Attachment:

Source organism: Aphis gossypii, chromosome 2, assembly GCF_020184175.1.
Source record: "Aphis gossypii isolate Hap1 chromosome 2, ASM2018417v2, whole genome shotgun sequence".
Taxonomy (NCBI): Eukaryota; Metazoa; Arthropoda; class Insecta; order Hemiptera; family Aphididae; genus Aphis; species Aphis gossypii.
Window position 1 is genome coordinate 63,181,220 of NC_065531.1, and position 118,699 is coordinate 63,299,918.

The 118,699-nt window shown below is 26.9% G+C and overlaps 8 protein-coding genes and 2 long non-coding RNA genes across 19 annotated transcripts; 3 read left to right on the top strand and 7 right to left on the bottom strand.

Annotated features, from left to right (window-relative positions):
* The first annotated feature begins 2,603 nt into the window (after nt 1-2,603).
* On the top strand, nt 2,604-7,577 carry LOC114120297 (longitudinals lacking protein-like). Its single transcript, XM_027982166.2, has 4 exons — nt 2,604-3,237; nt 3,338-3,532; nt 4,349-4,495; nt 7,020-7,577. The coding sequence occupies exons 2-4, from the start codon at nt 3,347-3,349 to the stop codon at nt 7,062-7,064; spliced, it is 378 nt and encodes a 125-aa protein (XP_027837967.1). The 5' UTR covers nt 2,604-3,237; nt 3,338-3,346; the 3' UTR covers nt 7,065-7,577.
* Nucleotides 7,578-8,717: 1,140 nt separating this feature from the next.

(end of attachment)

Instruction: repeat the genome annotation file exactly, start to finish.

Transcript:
Source organism: Aphis gossypii, chromosome 2, assembly GCF_020184175.1.
Source record: "Aphis gossypii isolate Hap1 chromosome 2, ASM2018417v2, whole genome shotgun sequence".
Taxonomy (NCBI): Eukaryota; Metazoa; Arthropoda; class Insecta; order Hemiptera; family Aphididae; genus Aphis; species Aphis gossypii.
Window position 1 is genome coordinate 63,181,220 of NC_065531.1, and position 118,699 is coordinate 63,299,918.

The 118,699-nt window shown below is 26.9% G+C and overlaps 8 protein-coding genes and 2 long non-coding RNA genes across 19 annotated transcripts; 3 read left to right on the top strand and 7 right to left on the bottom strand.

Annotated features, from left to right (window-relative positions):
* The first annotated feature begins 2,603 nt into the window (after nt 1-2,603).
* On the top strand, nt 2,604-7,577 carry LOC114120297 (longitudinals lacking protein-like). Its single transcript, XM_027982166.2, has 4 exons — nt 2,604-3,237; nt 3,338-3,532; nt 4,349-4,495; nt 7,020-7,577. The coding sequence occupies exons 2-4, from the start codon at nt 3,347-3,349 to the stop codon at nt 7,062-7,064; spliced, it is 378 nt and encodes a 125-aa protein (XP_027837967.1). The 5' UTR covers nt 2,604-3,237; nt 3,338-3,346; the 3' UTR covers nt 7,065-7,577.
* Nucleotides 7,578-8,717: 1,140 nt separating this feature from the next.